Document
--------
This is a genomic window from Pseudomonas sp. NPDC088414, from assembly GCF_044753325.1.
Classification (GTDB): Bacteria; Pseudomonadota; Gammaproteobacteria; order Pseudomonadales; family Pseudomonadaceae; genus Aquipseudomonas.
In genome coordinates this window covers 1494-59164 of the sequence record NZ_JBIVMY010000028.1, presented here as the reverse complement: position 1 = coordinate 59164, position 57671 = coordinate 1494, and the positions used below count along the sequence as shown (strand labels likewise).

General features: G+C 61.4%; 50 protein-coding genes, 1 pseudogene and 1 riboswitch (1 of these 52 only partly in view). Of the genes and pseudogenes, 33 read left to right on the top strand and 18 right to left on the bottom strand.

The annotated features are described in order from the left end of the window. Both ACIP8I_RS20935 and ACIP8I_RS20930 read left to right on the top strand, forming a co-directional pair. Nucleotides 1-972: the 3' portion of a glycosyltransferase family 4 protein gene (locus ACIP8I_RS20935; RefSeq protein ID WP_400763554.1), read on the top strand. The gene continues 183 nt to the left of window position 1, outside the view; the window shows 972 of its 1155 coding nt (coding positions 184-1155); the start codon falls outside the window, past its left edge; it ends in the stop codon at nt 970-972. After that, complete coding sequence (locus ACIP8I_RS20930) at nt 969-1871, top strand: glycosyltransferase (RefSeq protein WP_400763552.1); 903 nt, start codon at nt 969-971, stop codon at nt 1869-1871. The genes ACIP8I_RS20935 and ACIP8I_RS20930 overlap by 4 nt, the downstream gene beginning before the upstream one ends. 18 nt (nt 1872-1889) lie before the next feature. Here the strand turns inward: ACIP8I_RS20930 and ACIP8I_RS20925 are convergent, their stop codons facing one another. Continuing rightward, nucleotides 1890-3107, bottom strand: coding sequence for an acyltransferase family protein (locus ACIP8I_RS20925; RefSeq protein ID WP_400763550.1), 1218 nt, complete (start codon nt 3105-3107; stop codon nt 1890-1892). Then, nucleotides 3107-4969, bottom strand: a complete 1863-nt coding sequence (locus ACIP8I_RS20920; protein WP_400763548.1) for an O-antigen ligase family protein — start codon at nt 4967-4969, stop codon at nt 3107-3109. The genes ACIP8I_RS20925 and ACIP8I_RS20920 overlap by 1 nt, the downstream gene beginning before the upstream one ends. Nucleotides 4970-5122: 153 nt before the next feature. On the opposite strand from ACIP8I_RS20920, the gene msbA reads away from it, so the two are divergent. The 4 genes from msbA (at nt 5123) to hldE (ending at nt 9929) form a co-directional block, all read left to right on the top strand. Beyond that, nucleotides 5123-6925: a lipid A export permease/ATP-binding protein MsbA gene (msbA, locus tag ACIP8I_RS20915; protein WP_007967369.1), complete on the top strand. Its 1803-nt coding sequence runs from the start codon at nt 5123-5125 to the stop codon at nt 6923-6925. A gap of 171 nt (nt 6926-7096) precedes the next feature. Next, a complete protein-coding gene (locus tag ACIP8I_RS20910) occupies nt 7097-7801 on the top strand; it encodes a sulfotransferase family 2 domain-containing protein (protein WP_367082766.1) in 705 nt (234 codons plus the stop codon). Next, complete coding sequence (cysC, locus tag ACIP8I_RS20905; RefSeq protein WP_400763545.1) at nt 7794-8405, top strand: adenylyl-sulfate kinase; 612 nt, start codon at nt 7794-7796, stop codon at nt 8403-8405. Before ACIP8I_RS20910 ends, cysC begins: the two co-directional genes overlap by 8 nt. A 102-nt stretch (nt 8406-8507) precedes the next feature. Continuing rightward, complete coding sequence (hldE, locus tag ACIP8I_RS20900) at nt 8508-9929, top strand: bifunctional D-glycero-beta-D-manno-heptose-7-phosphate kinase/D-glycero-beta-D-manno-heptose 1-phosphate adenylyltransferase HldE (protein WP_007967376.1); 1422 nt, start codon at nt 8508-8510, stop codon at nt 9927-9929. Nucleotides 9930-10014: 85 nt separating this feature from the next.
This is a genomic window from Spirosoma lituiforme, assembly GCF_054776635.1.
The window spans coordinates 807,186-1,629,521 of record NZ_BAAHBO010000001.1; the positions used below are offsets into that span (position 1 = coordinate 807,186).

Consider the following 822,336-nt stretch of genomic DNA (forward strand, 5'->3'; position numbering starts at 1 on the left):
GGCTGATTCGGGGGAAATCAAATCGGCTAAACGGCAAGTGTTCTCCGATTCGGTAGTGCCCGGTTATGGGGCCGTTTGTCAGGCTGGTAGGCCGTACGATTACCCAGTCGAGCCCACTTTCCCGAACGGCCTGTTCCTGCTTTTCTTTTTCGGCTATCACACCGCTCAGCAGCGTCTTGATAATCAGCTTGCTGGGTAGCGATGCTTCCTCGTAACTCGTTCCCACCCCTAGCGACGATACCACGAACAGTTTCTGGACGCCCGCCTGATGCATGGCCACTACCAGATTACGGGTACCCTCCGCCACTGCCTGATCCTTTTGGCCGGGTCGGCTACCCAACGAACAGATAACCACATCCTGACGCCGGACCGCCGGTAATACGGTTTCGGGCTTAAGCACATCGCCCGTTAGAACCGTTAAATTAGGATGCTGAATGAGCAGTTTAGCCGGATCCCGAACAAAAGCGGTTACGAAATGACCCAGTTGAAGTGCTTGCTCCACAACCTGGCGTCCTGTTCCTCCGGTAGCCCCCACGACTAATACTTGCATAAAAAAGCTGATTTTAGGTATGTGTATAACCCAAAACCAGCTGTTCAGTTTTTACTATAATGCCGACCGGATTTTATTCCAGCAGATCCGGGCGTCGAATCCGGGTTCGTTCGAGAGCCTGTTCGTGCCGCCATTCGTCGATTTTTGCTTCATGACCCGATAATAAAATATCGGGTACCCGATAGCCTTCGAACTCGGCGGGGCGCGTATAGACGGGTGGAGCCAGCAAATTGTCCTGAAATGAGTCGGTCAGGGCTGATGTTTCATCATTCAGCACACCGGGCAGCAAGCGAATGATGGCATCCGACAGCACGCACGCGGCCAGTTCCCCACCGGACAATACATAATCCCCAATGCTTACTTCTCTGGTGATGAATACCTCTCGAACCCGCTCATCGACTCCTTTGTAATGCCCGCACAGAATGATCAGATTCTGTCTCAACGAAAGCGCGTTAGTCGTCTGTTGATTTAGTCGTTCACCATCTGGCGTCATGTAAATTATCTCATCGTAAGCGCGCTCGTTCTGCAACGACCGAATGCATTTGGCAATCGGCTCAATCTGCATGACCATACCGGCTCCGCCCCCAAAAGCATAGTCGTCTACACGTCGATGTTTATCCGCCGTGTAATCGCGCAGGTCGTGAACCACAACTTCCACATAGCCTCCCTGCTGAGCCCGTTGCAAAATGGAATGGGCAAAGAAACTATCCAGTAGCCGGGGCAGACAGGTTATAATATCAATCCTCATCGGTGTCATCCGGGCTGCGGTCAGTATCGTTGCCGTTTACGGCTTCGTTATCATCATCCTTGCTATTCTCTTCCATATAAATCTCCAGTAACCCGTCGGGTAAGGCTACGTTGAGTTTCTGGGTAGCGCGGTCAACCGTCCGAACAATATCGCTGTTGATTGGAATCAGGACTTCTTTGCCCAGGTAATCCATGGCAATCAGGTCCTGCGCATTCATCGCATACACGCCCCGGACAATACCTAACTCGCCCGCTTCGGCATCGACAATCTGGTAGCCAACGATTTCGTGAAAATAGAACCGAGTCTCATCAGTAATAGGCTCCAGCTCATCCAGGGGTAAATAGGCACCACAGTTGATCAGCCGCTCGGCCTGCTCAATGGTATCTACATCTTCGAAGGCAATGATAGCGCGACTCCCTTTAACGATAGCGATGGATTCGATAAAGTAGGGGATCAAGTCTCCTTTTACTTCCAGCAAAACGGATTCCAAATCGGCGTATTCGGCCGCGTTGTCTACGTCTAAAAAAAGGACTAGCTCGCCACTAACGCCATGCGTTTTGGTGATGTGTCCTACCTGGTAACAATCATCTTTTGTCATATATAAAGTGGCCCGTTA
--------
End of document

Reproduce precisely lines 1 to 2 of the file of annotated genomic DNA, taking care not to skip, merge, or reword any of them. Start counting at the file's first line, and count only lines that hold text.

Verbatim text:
This is a genomic window from Pseudomonas sp. NPDC088414, from assembly GCF_044753325.1.
Classification (GTDB): Bacteria; Pseudomonadota; Gammaproteobacteria; order Pseudomonadales; family Pseudomonadaceae; genus Aquipseudomonas.